Posted by Evan Herrnstadt on March 9, 2009
Some of our colleagues at RFF who study antibiotic resistance using an economic framework now have an official blog for their project, Extending the Cure.
From ETC research assistant (and blogger) Maya Sequeira:
Extending the Cure recently launched a blog. The project, ETC for short, is housed here at RFF and frames the growing problem of antibiotic resistance as a challenge in managing a shared societal resource. The inaugural report of Extending the Cure provides an objective evaluation of a number of policies to encourage patients, health care providers, and managed care organizations to make better use of existing antibiotics and to give pharmaceutical firms greater incentives to both develop new antibiotics and care about resistance to existing drugs. It sets the stage for continued research in the form of technical papers and policy briefs to prevent the impending health crisis of widespread antibiotic resistance. The blog will cover issues from global health to antibiotic production and prescribing to strategies to address collective action dilemmas more generally.
You should check it out; it presents a good variety of analyses looking at resistance in an economic framework.
For an earlier CT post outlining discussing resistance, see this one by Sarah Darley.
Posted in Blogroll, Drug Resistance, Public Health | Leave a Comment »
Posted by Evan Herrnstadt on January 29, 2008
The NYT had an article on Sunday about the various consequences of eating meat. We’ve all heard about the impacts eating meat has on climate change, which are impressive:
“Gidon Eshel, a geophysicist at the Bard Center, and Pamela A. Martin, an assistant professor of geophysics at the University of Chicago, calculated that if Americans were to reduce meat consumption by just 20 percent it would be as if we all switched from a standard sedan — a Camry, say — to the ultra-efficient Prius.”
The article also points out an oft-forgotten externality associated with high-density livestock containment: antibiotic resistance. Keeping livestock in close confined quarters makes them considerably more susceptible to disease. Hence, farmers load them up with non-essential antibiotics to quell these problems (and to aid growth) and we can end up with resistant strains of bacteria.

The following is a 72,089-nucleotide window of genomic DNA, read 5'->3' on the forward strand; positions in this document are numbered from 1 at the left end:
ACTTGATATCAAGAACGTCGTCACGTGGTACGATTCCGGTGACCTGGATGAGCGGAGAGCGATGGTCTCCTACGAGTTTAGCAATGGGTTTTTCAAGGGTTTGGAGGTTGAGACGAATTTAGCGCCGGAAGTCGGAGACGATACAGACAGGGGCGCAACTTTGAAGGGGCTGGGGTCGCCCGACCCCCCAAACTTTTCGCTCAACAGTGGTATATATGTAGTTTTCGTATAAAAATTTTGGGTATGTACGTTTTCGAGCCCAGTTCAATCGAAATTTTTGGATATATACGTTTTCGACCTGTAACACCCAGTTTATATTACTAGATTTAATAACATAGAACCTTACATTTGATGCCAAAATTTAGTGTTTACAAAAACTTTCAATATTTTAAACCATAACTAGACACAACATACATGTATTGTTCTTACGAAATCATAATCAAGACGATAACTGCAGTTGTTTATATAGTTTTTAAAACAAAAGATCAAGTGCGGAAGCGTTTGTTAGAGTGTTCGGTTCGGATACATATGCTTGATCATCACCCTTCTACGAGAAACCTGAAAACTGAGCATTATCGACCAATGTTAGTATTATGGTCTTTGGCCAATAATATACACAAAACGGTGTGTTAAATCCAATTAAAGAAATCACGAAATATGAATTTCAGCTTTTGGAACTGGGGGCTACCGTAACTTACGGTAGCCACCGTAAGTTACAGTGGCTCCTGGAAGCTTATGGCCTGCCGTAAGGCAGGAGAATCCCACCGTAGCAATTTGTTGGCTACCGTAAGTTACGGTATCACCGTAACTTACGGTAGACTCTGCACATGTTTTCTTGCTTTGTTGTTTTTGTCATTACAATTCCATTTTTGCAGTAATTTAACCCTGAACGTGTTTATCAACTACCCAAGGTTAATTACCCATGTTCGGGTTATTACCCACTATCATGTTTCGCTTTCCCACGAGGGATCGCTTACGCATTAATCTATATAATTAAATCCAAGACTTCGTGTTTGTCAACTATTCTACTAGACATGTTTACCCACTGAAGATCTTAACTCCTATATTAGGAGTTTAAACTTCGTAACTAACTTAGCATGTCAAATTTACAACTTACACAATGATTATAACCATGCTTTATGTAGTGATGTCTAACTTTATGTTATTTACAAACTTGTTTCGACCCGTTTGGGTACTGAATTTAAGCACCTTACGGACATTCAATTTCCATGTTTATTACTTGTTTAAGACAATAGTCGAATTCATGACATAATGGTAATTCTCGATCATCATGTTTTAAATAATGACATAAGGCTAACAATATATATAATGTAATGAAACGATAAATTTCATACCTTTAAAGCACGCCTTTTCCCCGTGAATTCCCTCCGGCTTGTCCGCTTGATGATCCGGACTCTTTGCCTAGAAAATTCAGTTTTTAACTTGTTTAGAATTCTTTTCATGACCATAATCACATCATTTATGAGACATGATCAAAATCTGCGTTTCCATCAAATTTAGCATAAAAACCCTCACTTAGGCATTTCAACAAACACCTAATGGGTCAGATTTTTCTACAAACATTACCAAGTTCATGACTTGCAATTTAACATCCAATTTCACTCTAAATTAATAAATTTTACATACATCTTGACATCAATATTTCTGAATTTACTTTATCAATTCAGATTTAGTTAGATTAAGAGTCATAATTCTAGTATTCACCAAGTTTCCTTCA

Sarah Darley’s valuable discussion of antibiotic resistance as a global ToC can be found here.
H/T: JT and Tyler Cowen (whose post has an interesting take on animal welfare).
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Posted by Sarah Darley on November 8, 2007
In her Oct. 19 post to the Center for Global Development’s Global Health Policy blog, Ruth Levine likens drug resistance to global warming. Dr. Levine has provided not only a useful framework for thinking about the problem of drug resistance but also the push that I needed to craft Common Tragedies’ first public health post (along with some prodding from Daniel Hall).
Dr. Levine notes the following shared characteristics between drug resistance and global warming:
- Both are a result of profligate overuse of a precious resource (fossil fuels, the ability to kill harmful bugs) without mindfulness about long-term consequences.
- For both, we’ve created a situation in which the commercial interests are largely lined up against better resource management and mitigation measures. The power of markets and the private sector is not yet marshaled toward making the situation better. The energy sector makes money on oil not conservation; the pharmaceutical industry may see few gains from taking steps to ensure the long-term effectiveness of low-margin, first-line drugs.
- For both, the government has a crucial role to play in regulation and in providing incentives for better resource management – and in both cases governments have been slow to take on those tasks. Particularly in low-income countries, public officials may also see that actions to mitigate long-term damage have a near-term cost for economic development (if energy conservation is required) and improvements in health conditions (if it’s necessary to slow drug access until stronger systems to ensure adherence are in place).
- Both can be ameliorated only with a combination of significant behavior changes (by consumers, health care workers, patients) and technological developments (energy-efficient cars, solar power, new diagnostics and drugs).
- For both, understanding the severity and causes of the problem, and the feasible solutions is only possible if we think about the planet as one world, with global goods – and bads – that call for collective action.
Much of the recent Common Tragedies banter has centered on policy responses to climate change and, in particular, the relative merits of carbon taxes versus cap-and-trade programs. Given the similarities outlined by Dr. Levine, one might ask whether potential policy solutions to drug resistance might mirror some of the policy options on the table for global warming.
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Posted in Climate Change, Drug Resistance, Public Health | 1 Comment »